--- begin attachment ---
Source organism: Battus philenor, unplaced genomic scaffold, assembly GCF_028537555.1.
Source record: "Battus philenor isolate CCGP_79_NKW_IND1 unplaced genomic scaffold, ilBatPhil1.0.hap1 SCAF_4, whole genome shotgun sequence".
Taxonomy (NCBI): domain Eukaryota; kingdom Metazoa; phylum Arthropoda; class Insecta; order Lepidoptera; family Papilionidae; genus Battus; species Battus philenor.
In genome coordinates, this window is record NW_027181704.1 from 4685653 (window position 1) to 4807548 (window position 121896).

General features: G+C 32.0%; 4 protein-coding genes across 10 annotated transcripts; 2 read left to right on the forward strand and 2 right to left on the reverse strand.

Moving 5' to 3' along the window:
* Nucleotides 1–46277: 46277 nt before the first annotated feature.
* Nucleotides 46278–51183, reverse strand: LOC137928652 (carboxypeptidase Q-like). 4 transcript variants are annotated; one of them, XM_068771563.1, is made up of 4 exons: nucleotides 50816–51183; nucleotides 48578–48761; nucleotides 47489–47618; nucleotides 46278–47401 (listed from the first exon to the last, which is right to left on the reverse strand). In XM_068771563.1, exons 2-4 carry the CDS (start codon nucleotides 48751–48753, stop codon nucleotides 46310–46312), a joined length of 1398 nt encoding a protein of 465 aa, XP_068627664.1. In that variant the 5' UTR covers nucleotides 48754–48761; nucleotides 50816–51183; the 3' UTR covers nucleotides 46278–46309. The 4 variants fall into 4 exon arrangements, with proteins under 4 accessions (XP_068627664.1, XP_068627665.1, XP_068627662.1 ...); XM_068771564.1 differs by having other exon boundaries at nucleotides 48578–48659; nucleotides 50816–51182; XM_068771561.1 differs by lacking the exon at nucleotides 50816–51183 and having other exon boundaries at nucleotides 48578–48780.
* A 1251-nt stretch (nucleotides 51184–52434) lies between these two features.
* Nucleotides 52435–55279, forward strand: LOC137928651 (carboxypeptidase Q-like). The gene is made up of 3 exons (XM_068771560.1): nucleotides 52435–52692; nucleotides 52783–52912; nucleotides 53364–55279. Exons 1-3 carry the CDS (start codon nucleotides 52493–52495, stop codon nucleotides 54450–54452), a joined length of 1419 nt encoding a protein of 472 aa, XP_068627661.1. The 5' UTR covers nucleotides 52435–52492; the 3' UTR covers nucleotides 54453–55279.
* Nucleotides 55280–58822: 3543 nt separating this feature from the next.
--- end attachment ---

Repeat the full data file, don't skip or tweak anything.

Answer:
Source organism: Battus philenor, unplaced genomic scaffold, assembly GCF_028537555.1.
Source record: "Battus philenor isolate CCGP_79_NKW_IND1 unplaced genomic scaffold, ilBatPhil1.0.hap1 SCAF_4, whole genome shotgun sequence".
Taxonomy (NCBI): domain Eukaryota; kingdom Metazoa; phylum Arthropoda; class Insecta; order Lepidoptera; family Papilionidae; genus Battus; species Battus philenor.
In genome coordinates, this window is record NW_027181704.1 from 4685653 (window position 1) to 4807548 (window position 121896).

General features: G+C 32.0%; 4 protein-coding genes across 10 annotated transcripts; 2 read left to right on the forward strand and 2 right to left on the reverse strand.

Moving 5' to 3' along the window:
* Nucleotides 1–46277: 46277 nt before the first annotated feature.
* Nucleotides 46278–51183, reverse strand: LOC137928652 (carboxypeptidase Q-like). 4 transcript variants are annotated; one of them, XM_068771563.1, is made up of 4 exons: nucleotides 50816–51183; nucleotides 48578–48761; nucleotides 47489–47618; nucleotides 46278–47401 (listed from the first exon to the last, which is right to left on the reverse strand). In XM_068771563.1, exons 2-4 carry the CDS (start codon nucleotides 48751–48753, stop codon nucleotides 46310–46312), a joined length of 1398 nt encoding a protein of 465 aa, XP_068627664.1. In that variant the 5' UTR covers nucleotides 48754–48761; nucleotides 50816–51183; the 3' UTR covers nucleotides 46278–46309. The 4 variants fall into 4 exon arrangements, with proteins under 4 accessions (XP_068627664.1, XP_068627665.1, XP_068627662.1 ...); XM_068771564.1 differs by having other exon boundaries at nucleotides 48578–48659; nucleotides 50816–51182; XM_068771561.1 differs by lacking the exon at nucleotides 50816–51183 and having other exon boundaries at nucleotides 48578–48780.
* A 1251-nt stretch (nucleotides 51184–52434) lies between these two features.
* Nucleotides 52435–55279, forward strand: LOC137928651 (carboxypeptidase Q-like). The gene is made up of 3 exons (XM_068771560.1): nucleotides 52435–52692; nucleotides 52783–52912; nucleotides 53364–55279. Exons 1-3 carry the CDS (start codon nucleotides 52493–52495, stop codon nucleotides 54450–54452), a joined length of 1419 nt encoding a protein of 472 aa, XP_068627661.1. The 5' UTR covers nucleotides 52435–52492; the 3' UTR covers nucleotides 54453–55279.
* Nucleotides 55280–58822: 3543 nt separating this feature from the next.